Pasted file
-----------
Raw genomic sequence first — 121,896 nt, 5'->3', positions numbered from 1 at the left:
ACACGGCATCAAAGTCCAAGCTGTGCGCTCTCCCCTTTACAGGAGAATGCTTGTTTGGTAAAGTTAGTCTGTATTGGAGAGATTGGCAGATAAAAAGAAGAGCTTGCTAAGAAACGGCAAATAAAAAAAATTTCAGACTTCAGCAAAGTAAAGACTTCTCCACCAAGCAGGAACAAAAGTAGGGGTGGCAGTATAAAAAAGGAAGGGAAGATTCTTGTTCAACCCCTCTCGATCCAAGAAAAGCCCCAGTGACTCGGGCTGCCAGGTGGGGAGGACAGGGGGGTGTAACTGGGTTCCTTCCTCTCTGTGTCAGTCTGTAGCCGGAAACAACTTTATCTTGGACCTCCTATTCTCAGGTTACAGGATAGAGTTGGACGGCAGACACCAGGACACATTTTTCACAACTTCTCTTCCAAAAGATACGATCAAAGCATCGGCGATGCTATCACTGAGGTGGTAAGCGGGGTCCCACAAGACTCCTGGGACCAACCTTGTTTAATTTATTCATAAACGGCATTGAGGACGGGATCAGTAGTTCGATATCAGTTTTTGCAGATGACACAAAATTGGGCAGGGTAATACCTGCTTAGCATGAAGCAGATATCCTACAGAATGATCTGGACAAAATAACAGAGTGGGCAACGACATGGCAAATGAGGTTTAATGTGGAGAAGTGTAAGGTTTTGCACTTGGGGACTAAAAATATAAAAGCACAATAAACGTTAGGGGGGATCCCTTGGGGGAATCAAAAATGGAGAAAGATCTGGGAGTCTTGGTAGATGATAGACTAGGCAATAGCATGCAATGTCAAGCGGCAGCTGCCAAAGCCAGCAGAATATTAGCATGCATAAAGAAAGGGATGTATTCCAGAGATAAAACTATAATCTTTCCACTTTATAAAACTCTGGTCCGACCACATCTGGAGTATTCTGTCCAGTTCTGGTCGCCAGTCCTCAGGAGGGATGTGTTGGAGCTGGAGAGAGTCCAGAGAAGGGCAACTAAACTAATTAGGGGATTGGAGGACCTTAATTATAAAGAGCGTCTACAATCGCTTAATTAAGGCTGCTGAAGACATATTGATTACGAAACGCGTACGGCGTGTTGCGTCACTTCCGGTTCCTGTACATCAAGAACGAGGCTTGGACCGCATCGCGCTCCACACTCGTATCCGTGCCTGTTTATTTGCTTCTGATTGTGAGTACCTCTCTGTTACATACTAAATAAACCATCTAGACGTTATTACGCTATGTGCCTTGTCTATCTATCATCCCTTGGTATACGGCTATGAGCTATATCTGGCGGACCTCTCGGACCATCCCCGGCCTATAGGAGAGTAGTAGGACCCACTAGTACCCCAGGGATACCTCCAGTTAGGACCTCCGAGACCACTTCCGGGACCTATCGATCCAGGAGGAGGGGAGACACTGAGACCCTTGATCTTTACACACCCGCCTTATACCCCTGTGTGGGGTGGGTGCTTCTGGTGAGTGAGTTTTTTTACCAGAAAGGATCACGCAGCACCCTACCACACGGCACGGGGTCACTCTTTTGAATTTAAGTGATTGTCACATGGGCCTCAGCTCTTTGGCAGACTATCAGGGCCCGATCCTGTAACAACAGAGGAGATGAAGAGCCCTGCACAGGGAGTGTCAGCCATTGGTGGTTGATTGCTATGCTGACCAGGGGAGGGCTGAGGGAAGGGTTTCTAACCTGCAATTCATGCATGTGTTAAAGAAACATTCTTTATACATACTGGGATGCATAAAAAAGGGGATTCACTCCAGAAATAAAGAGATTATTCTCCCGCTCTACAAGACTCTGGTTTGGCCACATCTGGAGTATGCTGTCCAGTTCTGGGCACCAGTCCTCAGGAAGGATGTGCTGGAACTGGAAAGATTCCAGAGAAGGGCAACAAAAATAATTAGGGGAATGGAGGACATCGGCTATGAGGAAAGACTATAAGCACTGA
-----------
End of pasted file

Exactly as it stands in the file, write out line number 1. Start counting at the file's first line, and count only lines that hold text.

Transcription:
Raw genomic sequence first — 121,896 nt, 5'->3', positions numbered from 1 at the left: